"The data from the jawbone imply that humans mixed with Neanderthals not just in the Middle East but in Europe as well," said Qiaomei Fu of the Max Planck Institute, one of the lead researchers in the study.
Genetic sequencing of the jawbone shows that six to nine percent of the man's genome came from Neanderthals, more than any other human sequenced to date, and the only case of interbreeding between humans and Neanderthals in Europe so far known to science.
The researchers hope the finding will shed light on the process of the disappearance of Neanderthals, which is estimated to have occurred between 45,000 and 35,000 years ago, when humans spread across Europe.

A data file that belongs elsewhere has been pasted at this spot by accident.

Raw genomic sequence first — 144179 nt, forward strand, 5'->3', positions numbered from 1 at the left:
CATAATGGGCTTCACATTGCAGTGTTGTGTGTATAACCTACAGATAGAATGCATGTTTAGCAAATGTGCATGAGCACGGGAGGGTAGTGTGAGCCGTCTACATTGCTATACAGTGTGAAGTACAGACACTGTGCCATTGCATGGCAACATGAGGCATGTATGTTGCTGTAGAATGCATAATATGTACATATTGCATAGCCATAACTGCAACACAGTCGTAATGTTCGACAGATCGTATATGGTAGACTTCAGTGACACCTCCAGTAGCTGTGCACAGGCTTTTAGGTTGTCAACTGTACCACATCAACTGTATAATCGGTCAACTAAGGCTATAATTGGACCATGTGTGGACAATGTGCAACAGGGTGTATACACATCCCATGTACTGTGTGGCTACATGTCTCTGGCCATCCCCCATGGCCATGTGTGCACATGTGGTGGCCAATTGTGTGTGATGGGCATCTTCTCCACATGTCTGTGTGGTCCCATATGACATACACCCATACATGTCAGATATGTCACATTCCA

"We hope that DNA from other human fossils that predate the extinction of Neanderthals will help reconstruct the interactions between Neanderthals and modern humans in even more detail," said Mateja Hajdinjak, another researcher who worked on the study.
"It may be that he was part of an early migration of modern humans to Europe that interacted closely with Neanderthals but eventually became extinct."
The human remains used for the study was found in 2002 in the Peștera cu Oase site in southwestern Romania, but advances in DNA testing have only recently allowed scientists to analyze the jawbone completely. Earlier analyses have shown that the morphology of the jawbone "is generally modern but some aspects are consistent with Neanderthal ancestry."
According to genetic comparisons of modern humans and Neanderthals, the latter, who were present since before 300,000 years ago, contributed around one to three percent of the DNA of modern people living in Eurasia today.